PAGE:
Tuesday, 14 May 2019

Campaign Rewards

As any regular readers of this blog know, I'm a bit of a fan of mini-campaigns, where you play a series of battles linked together into a narrative. You'll also know that I've been messing around with Simplicity in Hexes a little bit recently, and that there's a small campaign linked to the rules - The Emperor's Balls.

There's no denying that The Emperors Balls is a lovely piece of work, with an entertaining (if slightly silly) narrative, but one thing I noticed was the lack of reward or results in the games. Each battle is fought in isolation and whilst the result of one battle dictates which scenario is played next, there are no stakes. Essentially it's a simple Best of Three games, with the setups being pre-determined.

It got me thinking that one of the essential features of a campaign - even a simple one - is some kind of stakes. Either the victor should get a reward, or the loser accrue a penalty. Or both.

In classic, old-school, campaigns some of this would be a change in the situation on the game map, plus such things as losses. Pyrrhic victories are possible; you win a battle, but at the cost of your elite guard cavalry, for example. Losing a battle by withdrawing troops so that they can fight another day becomes a possibility. And this is fine is the campaign is relatively involved; if there are multiple participants, players who are losing can withdraw and regroup, whilst the other participants continue the fight.

But in simpler campaigns - the basic two-player ladder campaigns, for example - the stakes need to be simpler. Some of these do count losses from one battle to the next, but the danger here is the horrible Death Spiral, where one player loses a battle so badly that their remaining forces are unlikely to ever win any ensuing battles, thus making their involvement in the campaign uninteresting. I personally like campaigns where losses are mostly or entirely replenished between battles, and each game sees both players on a nominally equal footing. I'm egalitarian like that. The Emperor's Balls adopts that approach, and I like it. But the winner of a battle should get some kind of edge in the next; the trick is to make it worth having, but without weighting the game too heavily in their favour.

In a simple campaign one of my favourite rewards is a one-off bonuses, such as a reroll. So the winner of the previous battle, for example, may be allowed a combat/initiative reroll in the next game. This is nice because it's an advantage, but it's up to the player to decide how and when to use it. A more interesting option, which would work for The Emperor's Balls, is to allow the victor in the previous game to make two rolls for their force composition, and choose which one they wish to have, whilst the loser simply gets what the dice gives them. Again, this gives the victor a choice, the benefit of which is theirs to exploit or throw away. A more complicated approach is to have two scenarios available to each player as the next game, with the winner being able to choose. For example, at present, if the attacker wins Scenario 1 the campaign automatically proceeds to Scenario 2, whereas if the defender wins it goes to Scenario 3. This option would have the attacker being able to choose between Scenarios 2a and 2b if they win, whilst a victorious defender gets to choose between Scenarios 3a and 3b. Obviously this approach requires a lot of scenarios (since each of the four scenarios that branch off the first one will themselves give rise to two options), although some could be reused, but once again it allows a victor to decide how to exploit their win.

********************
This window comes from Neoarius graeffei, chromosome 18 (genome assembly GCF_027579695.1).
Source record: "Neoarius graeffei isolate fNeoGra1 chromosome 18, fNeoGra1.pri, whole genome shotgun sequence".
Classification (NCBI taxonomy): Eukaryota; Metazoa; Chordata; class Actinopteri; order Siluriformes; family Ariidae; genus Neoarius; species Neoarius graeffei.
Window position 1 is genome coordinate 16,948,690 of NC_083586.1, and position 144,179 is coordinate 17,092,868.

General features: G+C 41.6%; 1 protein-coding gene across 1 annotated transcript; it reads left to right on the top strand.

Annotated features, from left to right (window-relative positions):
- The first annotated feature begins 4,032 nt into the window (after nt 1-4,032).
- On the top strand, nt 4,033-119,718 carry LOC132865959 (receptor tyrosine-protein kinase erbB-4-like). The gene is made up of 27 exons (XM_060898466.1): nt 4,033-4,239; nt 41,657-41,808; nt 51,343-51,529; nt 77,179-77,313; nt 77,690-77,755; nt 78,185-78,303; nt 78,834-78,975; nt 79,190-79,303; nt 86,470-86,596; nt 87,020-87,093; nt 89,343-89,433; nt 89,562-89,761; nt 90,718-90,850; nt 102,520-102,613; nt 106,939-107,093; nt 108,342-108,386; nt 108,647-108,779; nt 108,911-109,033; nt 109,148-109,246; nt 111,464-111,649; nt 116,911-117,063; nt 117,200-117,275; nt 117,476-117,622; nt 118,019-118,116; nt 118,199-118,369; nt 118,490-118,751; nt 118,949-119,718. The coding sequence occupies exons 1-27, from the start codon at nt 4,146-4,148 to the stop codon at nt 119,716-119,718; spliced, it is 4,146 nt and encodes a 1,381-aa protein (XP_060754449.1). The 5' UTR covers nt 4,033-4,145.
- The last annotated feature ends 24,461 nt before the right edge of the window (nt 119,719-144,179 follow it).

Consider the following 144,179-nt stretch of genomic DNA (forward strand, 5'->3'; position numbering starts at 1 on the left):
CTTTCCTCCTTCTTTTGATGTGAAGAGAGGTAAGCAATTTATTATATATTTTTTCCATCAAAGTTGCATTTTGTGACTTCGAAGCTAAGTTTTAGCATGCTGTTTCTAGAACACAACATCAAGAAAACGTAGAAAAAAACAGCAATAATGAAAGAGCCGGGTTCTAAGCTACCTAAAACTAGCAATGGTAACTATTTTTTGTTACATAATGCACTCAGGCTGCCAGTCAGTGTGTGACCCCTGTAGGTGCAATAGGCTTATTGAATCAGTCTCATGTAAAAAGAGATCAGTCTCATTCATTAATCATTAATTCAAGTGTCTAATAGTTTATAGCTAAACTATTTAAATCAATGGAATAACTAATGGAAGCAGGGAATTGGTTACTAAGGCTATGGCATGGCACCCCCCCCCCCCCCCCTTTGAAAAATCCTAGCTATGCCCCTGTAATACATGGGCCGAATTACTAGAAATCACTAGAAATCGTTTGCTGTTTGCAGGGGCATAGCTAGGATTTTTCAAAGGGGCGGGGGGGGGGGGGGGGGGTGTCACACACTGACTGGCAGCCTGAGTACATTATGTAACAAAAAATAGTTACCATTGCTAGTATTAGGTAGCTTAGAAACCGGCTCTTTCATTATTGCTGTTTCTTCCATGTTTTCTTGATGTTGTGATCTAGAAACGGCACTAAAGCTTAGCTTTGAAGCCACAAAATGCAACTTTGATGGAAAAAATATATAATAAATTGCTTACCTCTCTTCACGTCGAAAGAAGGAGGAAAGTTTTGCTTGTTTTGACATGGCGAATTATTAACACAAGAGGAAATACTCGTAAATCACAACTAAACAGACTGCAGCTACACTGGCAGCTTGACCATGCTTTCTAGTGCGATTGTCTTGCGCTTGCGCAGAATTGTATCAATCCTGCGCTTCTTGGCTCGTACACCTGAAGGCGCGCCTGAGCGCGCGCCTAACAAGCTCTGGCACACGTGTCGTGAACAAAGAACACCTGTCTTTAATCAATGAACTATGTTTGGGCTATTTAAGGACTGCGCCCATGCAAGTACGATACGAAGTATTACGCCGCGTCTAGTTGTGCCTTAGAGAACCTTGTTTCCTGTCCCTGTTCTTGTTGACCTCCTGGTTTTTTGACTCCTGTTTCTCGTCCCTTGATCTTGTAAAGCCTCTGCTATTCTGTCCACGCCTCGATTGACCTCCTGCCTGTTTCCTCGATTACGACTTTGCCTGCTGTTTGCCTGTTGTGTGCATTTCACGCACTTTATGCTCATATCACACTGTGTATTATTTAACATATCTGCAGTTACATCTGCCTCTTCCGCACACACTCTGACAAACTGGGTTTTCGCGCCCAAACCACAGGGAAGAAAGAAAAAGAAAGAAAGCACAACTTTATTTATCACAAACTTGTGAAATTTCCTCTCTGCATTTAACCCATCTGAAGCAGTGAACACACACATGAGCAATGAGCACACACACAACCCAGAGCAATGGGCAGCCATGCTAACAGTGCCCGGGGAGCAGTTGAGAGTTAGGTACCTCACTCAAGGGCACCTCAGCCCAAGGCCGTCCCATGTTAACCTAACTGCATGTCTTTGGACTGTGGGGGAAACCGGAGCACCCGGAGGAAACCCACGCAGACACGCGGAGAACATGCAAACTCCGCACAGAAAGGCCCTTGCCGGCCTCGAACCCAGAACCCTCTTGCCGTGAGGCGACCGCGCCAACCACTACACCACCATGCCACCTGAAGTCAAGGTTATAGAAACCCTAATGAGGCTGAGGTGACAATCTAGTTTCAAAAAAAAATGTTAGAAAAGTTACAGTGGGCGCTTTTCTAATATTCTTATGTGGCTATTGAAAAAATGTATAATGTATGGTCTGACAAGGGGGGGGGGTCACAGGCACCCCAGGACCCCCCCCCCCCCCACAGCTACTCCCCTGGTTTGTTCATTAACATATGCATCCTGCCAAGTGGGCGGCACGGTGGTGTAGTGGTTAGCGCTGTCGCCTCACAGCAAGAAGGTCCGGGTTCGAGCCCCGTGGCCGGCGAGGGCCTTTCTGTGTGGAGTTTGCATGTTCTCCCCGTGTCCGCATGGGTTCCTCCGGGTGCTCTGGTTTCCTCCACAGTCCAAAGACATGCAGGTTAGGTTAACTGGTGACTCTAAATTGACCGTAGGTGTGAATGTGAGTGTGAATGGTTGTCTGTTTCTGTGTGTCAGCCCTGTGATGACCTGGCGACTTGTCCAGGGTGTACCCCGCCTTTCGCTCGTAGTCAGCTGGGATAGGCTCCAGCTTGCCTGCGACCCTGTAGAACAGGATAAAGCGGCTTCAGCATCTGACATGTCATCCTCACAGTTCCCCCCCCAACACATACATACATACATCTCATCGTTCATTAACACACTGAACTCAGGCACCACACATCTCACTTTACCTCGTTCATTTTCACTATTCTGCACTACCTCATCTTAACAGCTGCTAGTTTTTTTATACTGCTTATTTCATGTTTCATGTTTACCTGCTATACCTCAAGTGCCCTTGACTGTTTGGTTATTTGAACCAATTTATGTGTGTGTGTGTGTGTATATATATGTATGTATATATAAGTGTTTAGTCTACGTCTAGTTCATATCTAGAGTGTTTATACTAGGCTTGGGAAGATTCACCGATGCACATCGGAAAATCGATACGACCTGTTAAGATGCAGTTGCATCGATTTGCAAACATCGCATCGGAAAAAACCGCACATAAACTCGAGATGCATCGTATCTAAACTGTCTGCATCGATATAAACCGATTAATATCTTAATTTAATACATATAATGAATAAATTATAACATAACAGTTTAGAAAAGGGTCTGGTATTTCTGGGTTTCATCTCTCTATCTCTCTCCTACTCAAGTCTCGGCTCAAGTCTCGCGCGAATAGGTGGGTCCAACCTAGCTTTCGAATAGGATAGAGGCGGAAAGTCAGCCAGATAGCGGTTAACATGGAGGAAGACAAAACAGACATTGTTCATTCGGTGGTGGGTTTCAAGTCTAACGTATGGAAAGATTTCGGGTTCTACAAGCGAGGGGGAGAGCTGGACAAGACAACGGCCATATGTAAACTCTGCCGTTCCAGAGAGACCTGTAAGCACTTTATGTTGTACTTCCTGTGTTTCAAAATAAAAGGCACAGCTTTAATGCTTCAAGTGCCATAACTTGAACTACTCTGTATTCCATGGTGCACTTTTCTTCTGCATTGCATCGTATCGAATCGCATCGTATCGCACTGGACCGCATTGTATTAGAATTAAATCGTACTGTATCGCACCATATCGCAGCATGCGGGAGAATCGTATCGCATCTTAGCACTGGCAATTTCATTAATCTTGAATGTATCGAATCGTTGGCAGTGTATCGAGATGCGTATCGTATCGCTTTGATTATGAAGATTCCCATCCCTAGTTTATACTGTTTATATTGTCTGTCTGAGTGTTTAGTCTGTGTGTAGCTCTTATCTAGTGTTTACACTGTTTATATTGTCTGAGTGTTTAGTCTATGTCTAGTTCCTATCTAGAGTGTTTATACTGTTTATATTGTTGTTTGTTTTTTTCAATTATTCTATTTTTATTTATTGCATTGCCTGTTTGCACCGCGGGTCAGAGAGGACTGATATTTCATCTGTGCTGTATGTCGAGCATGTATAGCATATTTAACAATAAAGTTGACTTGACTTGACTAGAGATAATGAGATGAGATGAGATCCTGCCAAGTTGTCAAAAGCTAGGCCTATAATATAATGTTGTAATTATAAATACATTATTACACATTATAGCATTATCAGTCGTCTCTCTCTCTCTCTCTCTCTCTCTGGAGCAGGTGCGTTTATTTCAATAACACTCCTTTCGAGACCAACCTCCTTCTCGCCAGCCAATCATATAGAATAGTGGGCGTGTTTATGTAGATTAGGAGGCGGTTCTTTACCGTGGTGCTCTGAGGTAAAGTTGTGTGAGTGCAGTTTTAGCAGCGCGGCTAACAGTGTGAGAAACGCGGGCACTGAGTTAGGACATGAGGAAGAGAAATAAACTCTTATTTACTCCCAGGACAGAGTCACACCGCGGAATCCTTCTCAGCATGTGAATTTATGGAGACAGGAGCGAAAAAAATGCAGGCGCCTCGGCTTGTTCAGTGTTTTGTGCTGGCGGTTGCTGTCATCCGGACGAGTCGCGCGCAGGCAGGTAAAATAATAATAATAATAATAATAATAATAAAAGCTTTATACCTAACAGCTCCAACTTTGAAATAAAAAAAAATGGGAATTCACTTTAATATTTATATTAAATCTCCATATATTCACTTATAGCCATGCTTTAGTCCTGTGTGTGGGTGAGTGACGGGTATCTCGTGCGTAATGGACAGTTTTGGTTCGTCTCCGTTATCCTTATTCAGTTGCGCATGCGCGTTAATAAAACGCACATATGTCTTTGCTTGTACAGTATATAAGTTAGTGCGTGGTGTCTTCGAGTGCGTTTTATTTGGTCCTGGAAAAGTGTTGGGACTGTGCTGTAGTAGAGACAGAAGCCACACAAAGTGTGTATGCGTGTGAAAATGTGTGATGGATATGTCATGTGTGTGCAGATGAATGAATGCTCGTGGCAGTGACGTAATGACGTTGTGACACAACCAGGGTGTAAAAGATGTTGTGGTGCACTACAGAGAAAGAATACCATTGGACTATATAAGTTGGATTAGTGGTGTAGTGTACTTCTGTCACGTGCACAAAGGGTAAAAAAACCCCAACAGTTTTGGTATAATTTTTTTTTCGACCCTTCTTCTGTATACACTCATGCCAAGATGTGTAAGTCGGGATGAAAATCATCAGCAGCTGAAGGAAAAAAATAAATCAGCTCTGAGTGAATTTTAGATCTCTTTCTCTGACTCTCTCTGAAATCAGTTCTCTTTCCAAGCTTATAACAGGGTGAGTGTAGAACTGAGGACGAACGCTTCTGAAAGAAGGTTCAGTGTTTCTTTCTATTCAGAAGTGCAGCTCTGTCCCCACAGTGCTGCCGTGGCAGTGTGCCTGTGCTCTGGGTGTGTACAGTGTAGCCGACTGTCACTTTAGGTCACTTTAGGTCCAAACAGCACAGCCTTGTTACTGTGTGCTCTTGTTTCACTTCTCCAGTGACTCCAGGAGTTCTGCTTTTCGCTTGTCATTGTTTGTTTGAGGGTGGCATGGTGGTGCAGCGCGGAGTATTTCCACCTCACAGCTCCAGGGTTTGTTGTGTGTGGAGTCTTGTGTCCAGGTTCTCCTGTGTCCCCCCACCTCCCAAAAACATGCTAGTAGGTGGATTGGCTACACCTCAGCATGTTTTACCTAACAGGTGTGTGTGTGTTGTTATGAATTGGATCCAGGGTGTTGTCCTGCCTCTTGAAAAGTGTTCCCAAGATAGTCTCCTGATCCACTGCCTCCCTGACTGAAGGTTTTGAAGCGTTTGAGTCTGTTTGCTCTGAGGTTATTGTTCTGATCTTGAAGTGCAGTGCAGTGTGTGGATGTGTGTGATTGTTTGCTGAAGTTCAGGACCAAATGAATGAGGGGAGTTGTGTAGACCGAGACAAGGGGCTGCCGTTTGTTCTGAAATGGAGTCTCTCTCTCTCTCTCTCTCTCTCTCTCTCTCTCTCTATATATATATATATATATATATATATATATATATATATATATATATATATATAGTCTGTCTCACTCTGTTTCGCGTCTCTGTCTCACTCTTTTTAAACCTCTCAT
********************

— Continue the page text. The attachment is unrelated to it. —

I appreciate that this post is a bit of a ramble. A skim through posts tagged 'campaign' on this blog will turn up examples of the idea I've mentioned, and other thoughts as well, and give a feel for the approach I use. What are your favourite campaign 'reward' mechanisms?


4 comments:

  1. The campaign winner gets champagne. Real pain for our sham friends and champagne for out real friends.

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  2. Consider a penalty for the loser if they lost too heavily. i.e. There comes a point where you realize you've lost and you withdraw your troops instead of fighting to the last man in the hopes of pulling out a win. Real generals need to conserve their troops-that needs to be incentivized.
    Possibly in the same way. For example-assuming a One-Hour setup where each side has 6 units. The victor gets two rolls for army composition and chooses which one he wants (as suggested). Loser has to roll once and take what they get. But if the loser lost 2 or more units MORE than the victor, loser also rolls twice for army composition, but the victor chooses which roll the loser uses for their army. [After terrain is set-up?]

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  3. I hadn't really thought about rewards/penalties - interesting stuff, thanks.

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  4. I've seen campaigns where players get more and more invested in the outcome and where things have gotten ancrimonious and/or tearful - the psychic stakes seem to get higher in linked games. So I am a little wary of them, but I also enjoy how they add spice and meaning to battles.
    I like your idea of regenerating armies, so that a bad outcome in one battle doesn't cripple a player's chances.
    In Sam Mustafa's Longstreet, one of the "rewards" of a battle is that troops can gain status and skill from one battle to the next, which in his rules is a definite perk and increases the chances of future success. So if the rules allow for it, one reward would be to make some troops better fighters (eg, trained to veteran), and perhaps a better class of replacements/reinforcements?

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